"No, I ain't noticed nothing wrong with him that ain't always been wrong." Marthy spoke grudgingly, as if she resented even the possibility of Jase's having a real ailment. "He's feelin' his years, mebby. But he ain't no call to; Jase ain't but three years older 'n I be, and I ain't but fifty-nine last birthday. And I've worked and slaved here in this Cove fer twenty-seven years, now; what it is I've made it. Jase ain't ever done a hand's turn that he wasn't obliged to do. I've chopped wood, and I've built corrals and dug ditches, and Jase has puttered around and whined that he wasn't able-bodied enough to do no heavy lifting. That there orchard out there I planted and packed water in buckets to it till I got the ditch through. Them corrals down next the river I built. I dug the post-holes, and Jase set the posts in and held 'em steady while I tamped the dirt! In winter I've hauled hay and fed the cattle; and Jase, he packed a bucket uh slop, mebby, to the pigs! If he ain't as able-bodied as I be, it's because he ain't done nothing to git strong on. He can't come around me now with that all-gone feeling uh his; I know Jase Meilke like a book."

There was more that she said about Jase. Standing there, a squat, unkempt woman with a seamed, leathery face and hard eyes now quite faded to gray, she told Billy Louise a good deal of the bitterness of the years behind; years of hardship and of slavish toil and no love to lighten it. She spoke again of Minervy, and the name brought back to Billy Louise poignant memories of her own lonely childhood and of her "pretend" playmate.

Half shyly, because she was still sometimes touched with the inarticulateness of youth, Billy Louise told Marthy a little of that playmate. "Why, do you know, every time I rode old Badger anywhere, after that day you told me about Minervy, I used to pretend that Minervy rode behind me. I used to talk to her by the hour and take her places. And up our canyon is a cave that I used to play was Minervy's cave. I had another one, and I used to go over and visit Minervy. And I had another pretend playmate—a boy—and we used to have adventures. It's a queer place; I just found that cave by accident. I don't believe there's another person in the country who knows it's there at all. Well, that's Minervy's cave to me yet. And, Marthy—" Billy Louise giggled a little and eyed the old woman with a sidelong look that would have set a young man's blood a-jump—"I hope you won't be mad; I was just a kid, and I didn't know any better. But just to show you how much I thought: I had a little pig, and I named it Minervy, after you told me about her. And mommie told me that was no name for it; it was—it wasn't a girl pig, mommie said. So I called it Man-ervy, as the next best thing." She gave Marthy another wasted glance from the corners of her eyes. "Oh, Marthy!" she cried remorsefully, setting down the gravy bowl that she might pat Marthy on her fat, age-rounded shoulder. "What a little beast I am! I shouldn't have told that; but honest, I thought it was an honor. I—I just worshiped that pig!"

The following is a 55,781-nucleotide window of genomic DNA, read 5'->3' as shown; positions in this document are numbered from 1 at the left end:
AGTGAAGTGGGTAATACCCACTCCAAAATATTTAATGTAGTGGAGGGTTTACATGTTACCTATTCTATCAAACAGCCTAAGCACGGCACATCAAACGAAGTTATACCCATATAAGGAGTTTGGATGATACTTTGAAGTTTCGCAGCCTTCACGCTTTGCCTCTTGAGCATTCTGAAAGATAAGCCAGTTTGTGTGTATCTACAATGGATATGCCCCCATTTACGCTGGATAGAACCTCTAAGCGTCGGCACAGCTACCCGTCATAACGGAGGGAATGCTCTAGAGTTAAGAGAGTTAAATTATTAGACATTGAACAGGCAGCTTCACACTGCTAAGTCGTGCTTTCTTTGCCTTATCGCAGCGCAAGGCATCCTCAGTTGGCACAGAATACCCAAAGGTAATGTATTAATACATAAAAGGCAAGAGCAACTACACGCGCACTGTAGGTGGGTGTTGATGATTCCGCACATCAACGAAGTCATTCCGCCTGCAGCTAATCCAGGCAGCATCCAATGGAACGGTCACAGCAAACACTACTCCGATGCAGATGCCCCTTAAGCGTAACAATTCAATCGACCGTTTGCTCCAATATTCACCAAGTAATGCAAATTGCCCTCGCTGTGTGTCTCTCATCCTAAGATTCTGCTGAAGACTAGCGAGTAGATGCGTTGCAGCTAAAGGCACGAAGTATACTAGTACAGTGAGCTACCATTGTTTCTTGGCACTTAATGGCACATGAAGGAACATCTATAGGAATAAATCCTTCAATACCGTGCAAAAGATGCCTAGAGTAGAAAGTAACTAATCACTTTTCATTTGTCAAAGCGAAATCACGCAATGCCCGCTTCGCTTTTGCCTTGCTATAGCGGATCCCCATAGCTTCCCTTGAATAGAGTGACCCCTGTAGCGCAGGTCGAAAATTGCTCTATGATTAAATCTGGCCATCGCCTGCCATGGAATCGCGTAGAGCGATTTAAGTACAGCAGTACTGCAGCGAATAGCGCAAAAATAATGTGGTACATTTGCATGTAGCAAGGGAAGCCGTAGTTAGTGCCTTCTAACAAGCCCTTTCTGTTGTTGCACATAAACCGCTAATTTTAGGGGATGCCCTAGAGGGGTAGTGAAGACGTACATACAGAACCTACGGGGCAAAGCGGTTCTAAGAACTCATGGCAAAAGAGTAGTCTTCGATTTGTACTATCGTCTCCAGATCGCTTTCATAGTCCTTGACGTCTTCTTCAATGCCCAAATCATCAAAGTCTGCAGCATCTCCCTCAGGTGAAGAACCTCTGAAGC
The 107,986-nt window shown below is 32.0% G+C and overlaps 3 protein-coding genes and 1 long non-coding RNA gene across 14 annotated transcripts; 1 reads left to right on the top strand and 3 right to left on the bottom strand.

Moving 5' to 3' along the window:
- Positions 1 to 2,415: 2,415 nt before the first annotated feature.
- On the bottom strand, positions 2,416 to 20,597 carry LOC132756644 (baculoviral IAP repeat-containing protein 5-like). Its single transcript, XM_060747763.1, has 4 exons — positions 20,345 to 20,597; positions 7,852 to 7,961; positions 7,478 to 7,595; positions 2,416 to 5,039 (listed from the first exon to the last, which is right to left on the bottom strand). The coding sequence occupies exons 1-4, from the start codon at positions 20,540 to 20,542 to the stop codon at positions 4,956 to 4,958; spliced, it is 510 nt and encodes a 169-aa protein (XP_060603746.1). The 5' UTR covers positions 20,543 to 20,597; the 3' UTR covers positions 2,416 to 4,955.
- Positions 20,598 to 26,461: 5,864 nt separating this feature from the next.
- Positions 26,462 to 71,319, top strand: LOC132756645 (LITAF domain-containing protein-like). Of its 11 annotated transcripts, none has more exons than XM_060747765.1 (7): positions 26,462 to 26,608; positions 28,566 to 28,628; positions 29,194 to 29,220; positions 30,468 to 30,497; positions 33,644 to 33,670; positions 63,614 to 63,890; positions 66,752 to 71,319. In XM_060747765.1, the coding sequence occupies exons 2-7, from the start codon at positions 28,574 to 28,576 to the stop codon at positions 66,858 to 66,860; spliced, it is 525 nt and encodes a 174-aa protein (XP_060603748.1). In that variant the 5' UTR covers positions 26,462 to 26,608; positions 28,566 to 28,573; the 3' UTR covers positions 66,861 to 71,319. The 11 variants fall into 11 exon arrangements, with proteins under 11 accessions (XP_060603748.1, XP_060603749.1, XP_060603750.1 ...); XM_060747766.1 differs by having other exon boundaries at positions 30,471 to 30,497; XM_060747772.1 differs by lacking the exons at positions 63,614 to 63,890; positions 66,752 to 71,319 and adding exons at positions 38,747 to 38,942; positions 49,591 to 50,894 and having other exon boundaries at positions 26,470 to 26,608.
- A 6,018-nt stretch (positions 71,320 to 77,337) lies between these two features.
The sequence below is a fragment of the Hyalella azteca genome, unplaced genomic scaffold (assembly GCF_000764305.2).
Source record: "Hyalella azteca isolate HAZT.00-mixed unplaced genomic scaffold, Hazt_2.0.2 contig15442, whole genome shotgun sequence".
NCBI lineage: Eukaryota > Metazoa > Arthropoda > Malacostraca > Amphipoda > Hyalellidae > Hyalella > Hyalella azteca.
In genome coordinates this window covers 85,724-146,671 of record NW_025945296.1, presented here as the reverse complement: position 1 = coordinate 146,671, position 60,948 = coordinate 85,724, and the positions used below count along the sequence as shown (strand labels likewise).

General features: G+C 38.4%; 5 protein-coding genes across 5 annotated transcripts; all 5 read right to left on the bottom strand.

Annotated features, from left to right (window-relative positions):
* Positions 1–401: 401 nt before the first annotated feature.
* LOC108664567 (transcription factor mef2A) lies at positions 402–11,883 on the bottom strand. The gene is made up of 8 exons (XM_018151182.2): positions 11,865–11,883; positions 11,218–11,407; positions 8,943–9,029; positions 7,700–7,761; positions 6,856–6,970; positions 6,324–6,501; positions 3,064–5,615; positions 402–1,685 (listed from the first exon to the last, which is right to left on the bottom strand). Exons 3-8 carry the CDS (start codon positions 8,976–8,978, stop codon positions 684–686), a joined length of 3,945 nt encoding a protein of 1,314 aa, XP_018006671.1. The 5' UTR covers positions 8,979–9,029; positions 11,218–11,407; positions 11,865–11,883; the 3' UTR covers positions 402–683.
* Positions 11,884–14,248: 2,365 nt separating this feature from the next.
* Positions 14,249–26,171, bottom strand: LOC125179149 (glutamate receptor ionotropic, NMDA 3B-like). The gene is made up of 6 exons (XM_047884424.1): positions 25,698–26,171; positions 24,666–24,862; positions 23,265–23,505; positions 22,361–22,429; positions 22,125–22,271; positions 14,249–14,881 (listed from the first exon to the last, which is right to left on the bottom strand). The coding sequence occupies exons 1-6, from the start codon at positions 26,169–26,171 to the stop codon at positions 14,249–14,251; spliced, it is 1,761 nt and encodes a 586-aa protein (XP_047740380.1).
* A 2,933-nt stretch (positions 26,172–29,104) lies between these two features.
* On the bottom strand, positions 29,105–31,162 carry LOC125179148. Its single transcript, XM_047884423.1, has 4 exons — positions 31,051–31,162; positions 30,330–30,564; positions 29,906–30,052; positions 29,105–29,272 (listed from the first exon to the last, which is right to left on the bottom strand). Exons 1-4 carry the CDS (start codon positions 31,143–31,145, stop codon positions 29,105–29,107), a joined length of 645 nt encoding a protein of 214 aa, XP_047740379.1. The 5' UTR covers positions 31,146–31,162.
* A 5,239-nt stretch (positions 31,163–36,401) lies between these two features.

Jase maundered in at that moment, and Marthy, catching up a corner of her dirty apron—Billy Louise could not remember ever seeing Marthy in a perfectly clean dress or apron—wiped away what traces of emotion her weathered face could reveal. Also, she turned and glared at Jase with what Billy Louise considered a perfectly uncalled-for animosity. In reality, Marthy was covertly looking for visible symptoms of the all-goneness. She shut her harsh lips together tightly at what she saw; Jase certainly was puffy under his watery, pink-rimmed eyes, and the withered cheeks above his thin graying beard really did have a pasty, gray look.